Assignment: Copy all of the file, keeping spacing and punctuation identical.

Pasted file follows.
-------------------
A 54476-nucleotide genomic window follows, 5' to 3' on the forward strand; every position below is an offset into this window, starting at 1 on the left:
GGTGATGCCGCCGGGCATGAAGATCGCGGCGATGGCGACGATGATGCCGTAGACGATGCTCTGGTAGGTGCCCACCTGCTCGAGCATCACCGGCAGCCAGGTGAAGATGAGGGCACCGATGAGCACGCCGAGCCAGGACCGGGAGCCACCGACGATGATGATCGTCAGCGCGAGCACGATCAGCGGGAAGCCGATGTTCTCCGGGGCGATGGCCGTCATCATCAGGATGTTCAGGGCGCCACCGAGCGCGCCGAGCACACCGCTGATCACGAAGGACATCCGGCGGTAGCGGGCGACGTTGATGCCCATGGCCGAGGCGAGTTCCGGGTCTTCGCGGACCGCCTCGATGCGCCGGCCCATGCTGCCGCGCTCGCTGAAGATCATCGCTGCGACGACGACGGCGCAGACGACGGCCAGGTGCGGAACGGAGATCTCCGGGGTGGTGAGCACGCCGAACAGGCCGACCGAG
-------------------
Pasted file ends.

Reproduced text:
A 54476-nucleotide genomic window follows, 5' to 3' on the forward strand; every position below is an offset into this window, starting at 1 on the left:
GGTGATGCCGCCGGGCATGAAGATCGCGGCGATGGCGACGATGATGCCGTAGACGATGCTCTGGTAGGTGCCCACCTGCTCGAGCATCACCGGCAGCCAGGTGAAGATGAGGGCACCGATGAGCACGCCGAGCCAGGACCGGGAGCCACCGACGATGATGATCGTCAGCGCGAGCACGATCAGCGGGAAGCCGATGTTCTCCGGGGCGATGGCCGTCATCATCAGGATGTTCAGGGCGCCACCGAGCGCGCCGAGCACACCGCTGATCACGAAGGACATCCGGCGGTAGCGGGCGACGTTGATGCCCATGGCCGAGGCGAGTTCCGGGTCTTCGCGGACCGCCTCGATGCGCCGGCCCATGCTGCCGCGCTCGCTGAAGATCATCGCTGCGACGACGACGGCGCAGACGACGGCCAGGTGCGGAACGGAGATCTCCGGGGTGGTGAGCACGCCGAACAGGCCGACCGAG